Obesity, particularly abdominal obesity, is the major cause of type 2 diabetes. Obesity can cause resistance to insulin, the hormone that regulates blood sugar. When obesity causes insulin resistance, the body's blood sugar level becomes elevated. Even moderate obesity dramatically increases the risk of diabetes.

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One result of increased obesity among children is an associated increase in rates of type 2 diabetes, which used to be seen solely in adulthood. For children diagnosed with type 2 diabetes, early intervention and treatment are a must. The sooner the family learns what the child needs to eat and how to manage all other aspects of the disease, the better off the child will be.

In fact, the entire family should consider eating in the same fashion as the child, because managing type 2 diabetes involves moderation, variety, and balance. Physical activity is also a major part of managing diabetes, and everyone can take part in this as well. Taking a family walk or bike ride after dinner and enjoying weekend games of basketball or tennis instead of turning on the TV are excellent ways to teach the importance of physical activity. The child is more likely to feel supported and succeed with keeping his or her diabetes under control if everyone in the family is educated about what to do to help.

Family Running in Park
Ruth Frechman
Nutrition & Dietetics

Visceral fat in the abdominal area and surrounding internal organs can increase inflammation, which may lead to heart disease and diabetes. If a person has subcutaneous fat on the legs and hips, it may not be as harmful. However, in general it's best to maintain a normal weight to prevent future health problems. Diabetes is an expensive health problem. It's best to avoid it or control it.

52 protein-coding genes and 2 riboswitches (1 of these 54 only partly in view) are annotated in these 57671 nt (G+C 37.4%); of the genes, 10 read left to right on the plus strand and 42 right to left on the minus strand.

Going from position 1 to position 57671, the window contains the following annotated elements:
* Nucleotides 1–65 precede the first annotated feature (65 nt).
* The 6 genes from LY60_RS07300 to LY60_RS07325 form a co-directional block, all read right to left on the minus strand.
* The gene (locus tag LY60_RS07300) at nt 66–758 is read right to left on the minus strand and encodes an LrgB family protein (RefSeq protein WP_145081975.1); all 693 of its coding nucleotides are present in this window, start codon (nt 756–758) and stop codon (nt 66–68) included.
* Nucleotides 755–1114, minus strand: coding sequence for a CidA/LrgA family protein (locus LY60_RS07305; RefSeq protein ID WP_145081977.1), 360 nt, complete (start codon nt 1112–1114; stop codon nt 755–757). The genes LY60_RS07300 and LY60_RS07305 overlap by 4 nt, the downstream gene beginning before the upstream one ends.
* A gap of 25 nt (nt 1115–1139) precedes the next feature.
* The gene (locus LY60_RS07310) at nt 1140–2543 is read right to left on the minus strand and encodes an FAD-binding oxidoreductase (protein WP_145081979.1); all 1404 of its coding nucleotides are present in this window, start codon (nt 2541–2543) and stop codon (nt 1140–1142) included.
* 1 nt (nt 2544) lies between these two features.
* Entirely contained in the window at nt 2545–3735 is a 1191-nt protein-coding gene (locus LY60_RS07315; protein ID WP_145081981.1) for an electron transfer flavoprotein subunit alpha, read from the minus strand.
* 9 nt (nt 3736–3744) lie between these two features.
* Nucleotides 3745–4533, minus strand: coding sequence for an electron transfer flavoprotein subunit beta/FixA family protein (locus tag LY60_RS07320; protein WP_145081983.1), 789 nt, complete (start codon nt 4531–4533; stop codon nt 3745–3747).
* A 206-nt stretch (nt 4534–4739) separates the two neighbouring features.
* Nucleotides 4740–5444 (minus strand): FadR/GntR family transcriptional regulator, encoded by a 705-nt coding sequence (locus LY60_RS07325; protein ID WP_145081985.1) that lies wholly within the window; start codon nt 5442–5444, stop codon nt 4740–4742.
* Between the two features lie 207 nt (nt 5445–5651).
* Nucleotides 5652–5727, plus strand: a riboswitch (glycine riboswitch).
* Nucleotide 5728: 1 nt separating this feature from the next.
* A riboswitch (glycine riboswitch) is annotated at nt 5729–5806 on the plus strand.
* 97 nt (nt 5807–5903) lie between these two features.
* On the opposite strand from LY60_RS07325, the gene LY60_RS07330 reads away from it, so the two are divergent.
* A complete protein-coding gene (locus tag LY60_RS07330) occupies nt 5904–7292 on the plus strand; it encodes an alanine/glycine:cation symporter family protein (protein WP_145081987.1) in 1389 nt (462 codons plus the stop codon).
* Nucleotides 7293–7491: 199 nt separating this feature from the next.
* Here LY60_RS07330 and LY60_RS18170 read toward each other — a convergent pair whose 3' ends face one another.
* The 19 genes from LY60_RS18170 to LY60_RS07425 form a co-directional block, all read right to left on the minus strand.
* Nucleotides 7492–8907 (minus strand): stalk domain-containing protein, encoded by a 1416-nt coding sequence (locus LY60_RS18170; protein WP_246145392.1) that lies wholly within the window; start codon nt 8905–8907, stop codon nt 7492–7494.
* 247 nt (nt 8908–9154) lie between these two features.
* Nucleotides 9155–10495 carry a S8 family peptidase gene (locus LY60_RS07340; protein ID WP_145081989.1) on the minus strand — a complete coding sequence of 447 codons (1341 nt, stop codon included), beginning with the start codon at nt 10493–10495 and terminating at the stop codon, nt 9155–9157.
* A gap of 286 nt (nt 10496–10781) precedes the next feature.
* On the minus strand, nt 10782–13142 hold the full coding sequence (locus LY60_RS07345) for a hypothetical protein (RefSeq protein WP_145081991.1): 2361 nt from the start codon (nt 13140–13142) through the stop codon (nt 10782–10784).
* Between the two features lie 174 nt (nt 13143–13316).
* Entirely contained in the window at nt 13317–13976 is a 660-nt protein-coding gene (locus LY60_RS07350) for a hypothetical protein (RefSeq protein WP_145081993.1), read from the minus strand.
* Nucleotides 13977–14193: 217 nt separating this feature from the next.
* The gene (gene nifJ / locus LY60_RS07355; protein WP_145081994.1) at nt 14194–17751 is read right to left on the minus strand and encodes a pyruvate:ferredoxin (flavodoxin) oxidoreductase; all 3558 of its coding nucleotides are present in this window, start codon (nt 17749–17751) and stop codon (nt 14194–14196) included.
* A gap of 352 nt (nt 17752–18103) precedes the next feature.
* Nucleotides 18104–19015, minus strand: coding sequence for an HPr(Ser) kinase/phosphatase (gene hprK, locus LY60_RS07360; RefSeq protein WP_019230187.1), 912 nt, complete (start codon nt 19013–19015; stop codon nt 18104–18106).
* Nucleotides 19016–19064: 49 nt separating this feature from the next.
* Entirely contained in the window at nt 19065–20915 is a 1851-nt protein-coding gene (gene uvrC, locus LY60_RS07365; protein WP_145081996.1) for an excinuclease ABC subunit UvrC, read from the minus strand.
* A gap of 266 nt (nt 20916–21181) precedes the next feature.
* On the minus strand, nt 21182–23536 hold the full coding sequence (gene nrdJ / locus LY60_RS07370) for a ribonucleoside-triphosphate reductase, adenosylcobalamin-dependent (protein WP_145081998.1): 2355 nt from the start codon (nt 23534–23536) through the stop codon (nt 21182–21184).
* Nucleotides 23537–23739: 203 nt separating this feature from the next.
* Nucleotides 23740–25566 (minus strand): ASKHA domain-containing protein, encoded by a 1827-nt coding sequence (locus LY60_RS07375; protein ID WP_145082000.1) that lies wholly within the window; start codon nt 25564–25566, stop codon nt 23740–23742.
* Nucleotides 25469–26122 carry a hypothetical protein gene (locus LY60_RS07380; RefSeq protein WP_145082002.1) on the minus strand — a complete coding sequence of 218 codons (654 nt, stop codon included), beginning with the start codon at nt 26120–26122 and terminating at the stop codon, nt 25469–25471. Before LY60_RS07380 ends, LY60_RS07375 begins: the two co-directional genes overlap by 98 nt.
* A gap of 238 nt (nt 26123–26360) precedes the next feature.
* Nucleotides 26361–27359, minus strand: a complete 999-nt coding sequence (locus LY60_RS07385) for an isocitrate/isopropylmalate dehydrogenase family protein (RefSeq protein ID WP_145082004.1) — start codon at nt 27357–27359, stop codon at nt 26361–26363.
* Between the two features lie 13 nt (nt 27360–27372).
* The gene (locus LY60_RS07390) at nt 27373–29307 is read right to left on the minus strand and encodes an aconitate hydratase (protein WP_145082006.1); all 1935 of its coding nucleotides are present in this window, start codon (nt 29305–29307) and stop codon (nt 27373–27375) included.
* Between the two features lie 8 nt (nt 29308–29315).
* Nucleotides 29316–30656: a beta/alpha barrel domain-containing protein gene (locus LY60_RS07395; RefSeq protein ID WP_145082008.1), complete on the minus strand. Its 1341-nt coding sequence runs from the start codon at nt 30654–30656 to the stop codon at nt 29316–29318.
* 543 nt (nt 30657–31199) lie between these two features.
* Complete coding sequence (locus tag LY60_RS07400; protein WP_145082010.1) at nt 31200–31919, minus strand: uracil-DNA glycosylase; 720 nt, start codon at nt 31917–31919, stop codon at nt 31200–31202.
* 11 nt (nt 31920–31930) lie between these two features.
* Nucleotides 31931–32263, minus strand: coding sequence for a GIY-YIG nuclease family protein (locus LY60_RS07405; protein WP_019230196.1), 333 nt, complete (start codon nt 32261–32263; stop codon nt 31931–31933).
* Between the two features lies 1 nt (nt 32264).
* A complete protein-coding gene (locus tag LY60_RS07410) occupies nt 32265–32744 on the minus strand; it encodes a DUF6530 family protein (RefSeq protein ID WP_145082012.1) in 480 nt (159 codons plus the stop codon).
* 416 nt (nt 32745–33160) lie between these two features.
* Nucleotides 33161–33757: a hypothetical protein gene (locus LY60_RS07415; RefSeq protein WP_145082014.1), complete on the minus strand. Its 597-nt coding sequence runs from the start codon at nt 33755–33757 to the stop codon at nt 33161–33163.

Obesity is not only a major risk factor for cardiovascular disease; it also plays a central role in diabetes insulin resistance and has been linked to high blood pressure (another risk factor for diabetes). If you are overweight, losing those extra pounds will reduce your risk of heart attack and stroke, improve your sensitivity to insulin, and help you to control your blood sugar levels.

Talk with your physician about an appropriate weight loss plan to help you manage your diabetes.
Dr. Mehmet Oz, MD
Cardiology (Cardiovascular Disease)
The more excess weight on your body, the less sensitive your cells become to insulin, the hormone that manages the movement of sugar into your cells. Being overweight puts you at huge risk for developing type 2 diabetes, where your body’s cells become resistant to insulin and cannot function properly as a result. By getting active and controlling your weight, you can increase your response to insulin. A weight loss of 10 pounds can reduce your chance of getting diabetes by 60%.

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Important: This content reflects information from various individuals and organizations and may offer alternative or opposing points of view. It should not be used for medical advice, diagnosis or treatment. As always, you should consult with your healthcare provider about your specific health needs.